StarNet: United’s Weapon of Mass Award Destruction

Back in July, I wrote up a primer on securing Star Alliance awards. In it, I alluded to Starnet, the system that United uses for booking these awards for Mileage Plus members.

Its search capabilities are primitive (you often can find better availability searching segment-by-segment that you can telling the agent your origina and destination, simply because it doesn’t search many possible connections).

But most vexxing for frequent flyers is that the system filters availability. That is, a partner airline may be offering a seat for award redemption — but United’s system will still tell you it’s unavailable. The agent will usually blame the partner (“they aren’t offering any seats”) when that isn’t true at all. Instead, United doesn’t want to pay for the seat.



United is known to ‘filter out’ availability especially of Luftansa flights within Europe and Thai Airways premium class flights between Europe and Bangkok. But I never grasped just how extensive the filtering was on these routes until I started playing with an award from North American to Asia via the Atlantic (strange as it may seem, the distance is seven miles less for my destination and preferred routings than crossing the Atlantic.. availability supposedly better.. and offering a potentially better premium class experience).


Alas.


This morning I searched 53 dates in May and June using ANA’s award booking tool and found 51 flights on which Thai Airways was offering not just one but two award seats in First Class from London-Heathrow to Bangkok.


When I called United, I was told that there were no flights available with two first class awards during this period of time.


Then I asked United to check Franfurt-Bangkok. This is a tougher route, with only 9 flights showing two first class award seats available during this time. So unsurprisingly, United won’t book a single one.

Let’s be perfectly clear about what is going on here. United’s partners are offering award seats. United just won’t book them.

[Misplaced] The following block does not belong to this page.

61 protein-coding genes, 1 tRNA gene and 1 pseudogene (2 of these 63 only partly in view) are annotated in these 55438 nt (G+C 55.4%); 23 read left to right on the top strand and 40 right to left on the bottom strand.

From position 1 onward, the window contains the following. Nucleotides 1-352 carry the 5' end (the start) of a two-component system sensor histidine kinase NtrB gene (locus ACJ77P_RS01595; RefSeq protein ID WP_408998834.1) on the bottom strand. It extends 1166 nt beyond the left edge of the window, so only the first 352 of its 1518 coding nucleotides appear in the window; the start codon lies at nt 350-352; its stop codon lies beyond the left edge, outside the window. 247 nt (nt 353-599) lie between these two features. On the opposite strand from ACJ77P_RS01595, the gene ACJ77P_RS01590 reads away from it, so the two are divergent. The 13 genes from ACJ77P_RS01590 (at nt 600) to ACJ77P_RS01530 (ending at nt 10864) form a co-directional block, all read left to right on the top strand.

When pressed, United might say ‘different award inventory is made available to different partners’ but even that is a slight of hand — they’re really saying ‘different partners (ie, us – United) make different award inventory available to our members than other airlines make available to theirs.’

Lufthansa or Thai may well have inventory open in the “O” bucket (award first class). StarNet pretends it’s not there.

Shame on United — for refusing the offer seats your partners make available, and for claiming it’s your partners’ faults.

About Gary Leff

Gary Leff is one of the foremost experts in the field of miles, points, and frequent business travel - a topic he has covered since 2002. Co-founder of frequent flyer community InsideFlyer.com, emcee of the Freddie Awards, and named one of the "World's Top Travel Experts" by Conde' Nast Traveler (2010-Present) Gary has been a guest on most major news media, profiled in several top print publications, and published broadly on the topic of consumer loyalty. More About Gary »

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Comments

  1. I have have had very similar experiences trying to book award flights from Narita to Honolulu. I think that this post should be submitted as a letter to the editor for a newspaper or two that caters to the International community. United’s dirty little secret should be made known to the masses.

  2. Yes this sucks and it is disappointing. But it is also not entirely surprising that United is being stingy on foreign tickets with the way the dollar has been plummeting.

  3. This happens to me all the time — especially when I try to get LH seats.

    UA boasts they are part of the Star Alliance – but then they with hold seats — which makes membership in the UA program worth less. Its tempting to switch to another carrier’s program if you focus on using *Alliance more than UA – – at least you would have a better chance of getting a seat.

    Its too bad that UA has to slight their partners and make them look bad when it is really them causing the problem!

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